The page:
Exactly as in Hebrew—Yisrael ישראל (blue rectangle below)—as evident at the start of the third sentence (line 5), in which he describes how Omri king of Israel had oppressed Moab:Continue reading
The verb d-b-r (דבר) is to speak—i.e. it is more formal and intentional. Hence words put in writing are also dbrim* (‘dvarim’); the Ten Commandments in Hebrew are Aseret Hadibrot (The Ten Proclamations); and religious prophets always warned civic leaders to honour at hdbrim awr H’ xivh* etc. (the things that the Lord commanded).Continue reading
By ‘us’ I’m assuming you mean the Jewish people, and specifically those living in Israel today.
You can’t cherry-pick God’s promises. Even if you accept those verses at face value, the promise is contingent upon the nation remaining faithful to God’s commandments. In the Book of Deuteronomy (chap. 28), God warns Moses:Continue reading
Actually, no. The Book of Deuteronomy is very explicit on the issue, with the expression avor et-hayarden el-ha’aretz asher Adonai eloheinu noten (‘pass the [River] Jordan to the land which the Lord our God has given’) repeated (in various permutations) a dozen times (2:29 / 3:27 / 4:21, 23, 26 / 9:1 / 11:31 / 12:10 / 27:2,4, 12 / 30:18).Continue reading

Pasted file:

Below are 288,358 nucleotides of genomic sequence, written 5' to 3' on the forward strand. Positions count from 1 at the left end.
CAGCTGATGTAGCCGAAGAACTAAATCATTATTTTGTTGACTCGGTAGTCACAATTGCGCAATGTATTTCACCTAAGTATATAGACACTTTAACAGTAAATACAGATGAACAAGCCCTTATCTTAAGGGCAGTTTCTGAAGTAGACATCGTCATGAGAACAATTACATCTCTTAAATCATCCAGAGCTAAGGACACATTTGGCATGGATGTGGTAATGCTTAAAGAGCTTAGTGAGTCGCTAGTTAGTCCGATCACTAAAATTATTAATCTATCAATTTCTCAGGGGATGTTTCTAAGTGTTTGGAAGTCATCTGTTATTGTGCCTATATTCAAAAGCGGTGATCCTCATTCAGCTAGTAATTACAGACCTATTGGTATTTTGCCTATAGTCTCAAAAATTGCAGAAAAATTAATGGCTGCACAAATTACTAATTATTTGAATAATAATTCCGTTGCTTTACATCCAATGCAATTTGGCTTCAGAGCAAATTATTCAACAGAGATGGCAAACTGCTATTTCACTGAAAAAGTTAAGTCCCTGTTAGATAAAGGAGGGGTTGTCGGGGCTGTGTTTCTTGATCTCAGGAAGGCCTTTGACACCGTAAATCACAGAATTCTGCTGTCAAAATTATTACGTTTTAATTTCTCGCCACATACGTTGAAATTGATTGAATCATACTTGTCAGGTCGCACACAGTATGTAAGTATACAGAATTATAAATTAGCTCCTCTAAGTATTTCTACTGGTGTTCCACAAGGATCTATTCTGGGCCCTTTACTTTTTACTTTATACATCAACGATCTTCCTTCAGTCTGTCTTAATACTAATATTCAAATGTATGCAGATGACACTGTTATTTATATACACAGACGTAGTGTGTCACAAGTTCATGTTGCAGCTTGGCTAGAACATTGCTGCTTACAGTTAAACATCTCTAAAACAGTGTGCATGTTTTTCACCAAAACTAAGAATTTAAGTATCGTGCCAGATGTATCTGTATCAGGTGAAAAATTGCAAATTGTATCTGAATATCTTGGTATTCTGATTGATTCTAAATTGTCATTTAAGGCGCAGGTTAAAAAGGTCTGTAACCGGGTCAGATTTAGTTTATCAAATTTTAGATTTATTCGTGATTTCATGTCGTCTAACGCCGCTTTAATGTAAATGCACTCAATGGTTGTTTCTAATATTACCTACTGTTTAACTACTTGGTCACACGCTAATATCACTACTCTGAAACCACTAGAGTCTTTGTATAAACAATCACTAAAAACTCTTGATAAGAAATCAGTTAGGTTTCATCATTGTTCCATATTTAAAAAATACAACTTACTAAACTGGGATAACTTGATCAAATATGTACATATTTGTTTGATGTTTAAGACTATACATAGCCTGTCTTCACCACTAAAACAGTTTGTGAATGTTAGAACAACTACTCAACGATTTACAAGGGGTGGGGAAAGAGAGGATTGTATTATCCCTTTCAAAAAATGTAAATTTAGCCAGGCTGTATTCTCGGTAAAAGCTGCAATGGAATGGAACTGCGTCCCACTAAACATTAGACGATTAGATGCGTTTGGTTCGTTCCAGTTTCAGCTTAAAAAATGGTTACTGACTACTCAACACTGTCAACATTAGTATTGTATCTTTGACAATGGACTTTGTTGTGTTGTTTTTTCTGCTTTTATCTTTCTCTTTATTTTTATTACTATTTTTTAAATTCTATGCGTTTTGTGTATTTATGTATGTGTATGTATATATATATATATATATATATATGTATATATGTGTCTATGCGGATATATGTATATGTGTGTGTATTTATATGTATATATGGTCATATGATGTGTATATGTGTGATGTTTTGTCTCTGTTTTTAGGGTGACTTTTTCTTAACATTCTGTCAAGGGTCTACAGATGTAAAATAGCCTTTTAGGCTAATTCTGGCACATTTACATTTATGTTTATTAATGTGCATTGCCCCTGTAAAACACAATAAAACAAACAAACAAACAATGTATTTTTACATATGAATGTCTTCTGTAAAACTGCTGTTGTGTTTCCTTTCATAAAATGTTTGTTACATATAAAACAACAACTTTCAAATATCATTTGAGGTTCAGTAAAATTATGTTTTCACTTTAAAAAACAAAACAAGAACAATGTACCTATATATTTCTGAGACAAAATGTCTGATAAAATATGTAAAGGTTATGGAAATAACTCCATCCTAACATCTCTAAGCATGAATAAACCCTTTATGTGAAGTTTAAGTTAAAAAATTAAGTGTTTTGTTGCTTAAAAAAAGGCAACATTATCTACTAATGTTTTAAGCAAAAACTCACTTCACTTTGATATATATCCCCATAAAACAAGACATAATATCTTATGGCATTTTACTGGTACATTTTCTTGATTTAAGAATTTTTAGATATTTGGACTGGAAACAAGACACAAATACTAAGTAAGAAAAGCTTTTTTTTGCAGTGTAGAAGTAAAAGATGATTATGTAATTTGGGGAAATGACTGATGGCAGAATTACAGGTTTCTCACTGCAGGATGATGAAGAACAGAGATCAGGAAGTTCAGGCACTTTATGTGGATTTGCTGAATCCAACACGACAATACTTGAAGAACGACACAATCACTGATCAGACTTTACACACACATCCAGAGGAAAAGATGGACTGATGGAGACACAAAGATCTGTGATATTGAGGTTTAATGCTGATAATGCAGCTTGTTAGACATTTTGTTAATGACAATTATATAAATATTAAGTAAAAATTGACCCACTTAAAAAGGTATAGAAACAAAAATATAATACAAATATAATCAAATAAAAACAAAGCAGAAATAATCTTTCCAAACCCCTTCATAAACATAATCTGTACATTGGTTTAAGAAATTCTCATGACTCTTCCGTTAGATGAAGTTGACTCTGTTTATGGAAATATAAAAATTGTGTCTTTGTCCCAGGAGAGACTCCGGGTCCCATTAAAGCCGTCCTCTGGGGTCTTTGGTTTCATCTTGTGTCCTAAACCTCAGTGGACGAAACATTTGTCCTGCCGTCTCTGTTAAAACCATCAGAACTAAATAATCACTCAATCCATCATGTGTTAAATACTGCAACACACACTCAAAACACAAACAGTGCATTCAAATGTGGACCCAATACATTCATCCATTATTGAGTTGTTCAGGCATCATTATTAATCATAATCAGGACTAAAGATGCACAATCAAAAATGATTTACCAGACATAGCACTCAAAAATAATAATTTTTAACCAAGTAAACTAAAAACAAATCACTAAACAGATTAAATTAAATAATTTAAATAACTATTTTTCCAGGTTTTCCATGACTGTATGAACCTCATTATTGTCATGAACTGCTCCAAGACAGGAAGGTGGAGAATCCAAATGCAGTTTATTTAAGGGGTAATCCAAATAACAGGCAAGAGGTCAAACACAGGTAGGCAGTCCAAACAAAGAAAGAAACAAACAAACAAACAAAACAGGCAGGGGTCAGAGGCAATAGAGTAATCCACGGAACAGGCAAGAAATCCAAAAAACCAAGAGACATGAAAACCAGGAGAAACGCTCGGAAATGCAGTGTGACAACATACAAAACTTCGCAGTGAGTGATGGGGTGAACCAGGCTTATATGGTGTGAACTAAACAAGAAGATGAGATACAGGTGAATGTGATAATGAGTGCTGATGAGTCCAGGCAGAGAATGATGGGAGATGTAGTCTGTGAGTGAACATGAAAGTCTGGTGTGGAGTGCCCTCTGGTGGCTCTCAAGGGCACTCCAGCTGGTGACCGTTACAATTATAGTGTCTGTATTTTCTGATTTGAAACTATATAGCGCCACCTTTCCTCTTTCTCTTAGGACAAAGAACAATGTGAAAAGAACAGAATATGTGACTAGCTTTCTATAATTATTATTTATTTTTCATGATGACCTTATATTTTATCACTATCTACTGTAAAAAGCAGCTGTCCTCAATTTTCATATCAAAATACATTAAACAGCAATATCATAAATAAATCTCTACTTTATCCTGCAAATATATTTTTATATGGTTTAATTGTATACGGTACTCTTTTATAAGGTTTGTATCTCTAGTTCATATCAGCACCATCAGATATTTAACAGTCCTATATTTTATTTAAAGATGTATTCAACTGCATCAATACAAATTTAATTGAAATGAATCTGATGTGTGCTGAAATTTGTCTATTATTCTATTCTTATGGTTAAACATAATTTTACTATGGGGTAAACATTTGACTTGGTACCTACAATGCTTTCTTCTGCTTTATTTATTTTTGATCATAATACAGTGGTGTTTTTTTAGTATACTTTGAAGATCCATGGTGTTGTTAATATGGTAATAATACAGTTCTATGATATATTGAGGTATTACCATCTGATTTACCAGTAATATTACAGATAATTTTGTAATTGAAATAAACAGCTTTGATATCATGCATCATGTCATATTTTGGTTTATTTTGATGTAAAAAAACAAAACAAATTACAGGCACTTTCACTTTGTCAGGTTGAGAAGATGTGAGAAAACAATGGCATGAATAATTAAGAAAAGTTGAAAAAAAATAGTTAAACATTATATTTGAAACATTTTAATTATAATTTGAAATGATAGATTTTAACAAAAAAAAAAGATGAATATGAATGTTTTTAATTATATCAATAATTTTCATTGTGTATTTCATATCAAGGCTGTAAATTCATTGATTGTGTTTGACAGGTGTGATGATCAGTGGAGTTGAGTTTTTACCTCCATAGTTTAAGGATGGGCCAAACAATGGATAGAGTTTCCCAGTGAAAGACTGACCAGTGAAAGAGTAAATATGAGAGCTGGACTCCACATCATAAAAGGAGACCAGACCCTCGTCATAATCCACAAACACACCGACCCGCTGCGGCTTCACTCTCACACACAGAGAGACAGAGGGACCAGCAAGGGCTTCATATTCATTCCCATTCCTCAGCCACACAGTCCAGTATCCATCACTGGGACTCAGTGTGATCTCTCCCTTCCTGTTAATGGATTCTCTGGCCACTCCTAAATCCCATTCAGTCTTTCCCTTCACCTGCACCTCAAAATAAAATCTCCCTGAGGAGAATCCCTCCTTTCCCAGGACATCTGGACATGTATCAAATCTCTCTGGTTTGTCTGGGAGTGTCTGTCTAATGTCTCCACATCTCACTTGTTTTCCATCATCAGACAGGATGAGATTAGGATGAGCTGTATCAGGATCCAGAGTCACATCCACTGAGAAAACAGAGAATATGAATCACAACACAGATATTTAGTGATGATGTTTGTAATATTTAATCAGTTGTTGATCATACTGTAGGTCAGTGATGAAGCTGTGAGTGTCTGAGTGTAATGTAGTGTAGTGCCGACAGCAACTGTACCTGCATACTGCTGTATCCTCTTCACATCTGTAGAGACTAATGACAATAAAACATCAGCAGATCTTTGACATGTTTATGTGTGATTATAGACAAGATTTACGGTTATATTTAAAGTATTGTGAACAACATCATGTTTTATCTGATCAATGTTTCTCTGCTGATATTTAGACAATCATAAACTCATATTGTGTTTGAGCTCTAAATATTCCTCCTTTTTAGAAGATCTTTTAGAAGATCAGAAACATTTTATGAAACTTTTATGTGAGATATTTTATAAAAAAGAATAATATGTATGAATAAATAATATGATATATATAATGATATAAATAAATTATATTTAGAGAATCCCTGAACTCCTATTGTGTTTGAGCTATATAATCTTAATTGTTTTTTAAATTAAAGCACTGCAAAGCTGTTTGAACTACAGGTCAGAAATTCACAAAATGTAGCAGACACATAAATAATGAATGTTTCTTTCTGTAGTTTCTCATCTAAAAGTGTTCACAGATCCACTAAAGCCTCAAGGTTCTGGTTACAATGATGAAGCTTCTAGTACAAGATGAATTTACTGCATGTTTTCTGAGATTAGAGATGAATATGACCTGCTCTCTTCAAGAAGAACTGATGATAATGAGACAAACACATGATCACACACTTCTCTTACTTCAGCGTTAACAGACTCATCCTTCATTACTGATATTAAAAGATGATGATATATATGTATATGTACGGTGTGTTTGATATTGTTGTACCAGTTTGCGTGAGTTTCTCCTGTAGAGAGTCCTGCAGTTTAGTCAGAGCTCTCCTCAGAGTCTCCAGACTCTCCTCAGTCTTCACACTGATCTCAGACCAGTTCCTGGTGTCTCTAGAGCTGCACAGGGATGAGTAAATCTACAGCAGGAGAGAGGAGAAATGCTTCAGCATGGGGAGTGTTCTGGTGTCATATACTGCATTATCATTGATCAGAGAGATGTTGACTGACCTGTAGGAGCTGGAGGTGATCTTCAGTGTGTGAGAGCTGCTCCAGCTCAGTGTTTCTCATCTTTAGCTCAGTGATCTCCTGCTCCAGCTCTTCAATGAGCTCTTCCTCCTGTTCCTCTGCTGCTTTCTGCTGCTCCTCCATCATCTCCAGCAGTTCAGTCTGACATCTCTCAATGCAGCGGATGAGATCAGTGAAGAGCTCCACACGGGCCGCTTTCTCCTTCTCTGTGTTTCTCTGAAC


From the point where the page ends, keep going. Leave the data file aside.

My favourite so far is לֹא אָבָה יַבְּמִי – lo avah yabmi (Deut. 25:9)—meaning ‘He will not perform the duty of my husband’s brother’—which is the official complaint of a childless widow whose brother-in-law refuses to do his fraternal duty of giving her a child after the husband has died.
The expression is unfamiliar because the word yabmi is a conjugation of a curious verb— לִבְּמוֹת libmot — which is awkward to pronounce, not used in other contexts, and even the word for husband’s brother (יבם yavam), is unfamiliar today (in modern Hebrew, it is גיס gis, and can refer to the wife’s brother, as well).
I also love the description of the consequences of such a refusal:Continue reading
In this chapter of the Song of Songs (or Song of Solomon, as it is sometimes known in English), the woman is describing her lover to her female confidantes. Some of it is rather graphic—but thankfully, the verse you’re asking about is fairly tame:
חִכּוֹ, מַמְתַקִּים, וְכֻלּוֹ, מַחֲמַדִּים; זֶה דוֹדִי וְזֶה רֵעִי, בְּנוֹת יְרוּשָׁלִָם
Coincidentally, that is the subject of a book that I’m writing at the moment.
My favourites are verbal expressions by people that sound startlingly modern, almost colloquial. The following are just a few examples, in my own translation (to convey their vernacular flavour to the ears of native Hebrew speakers):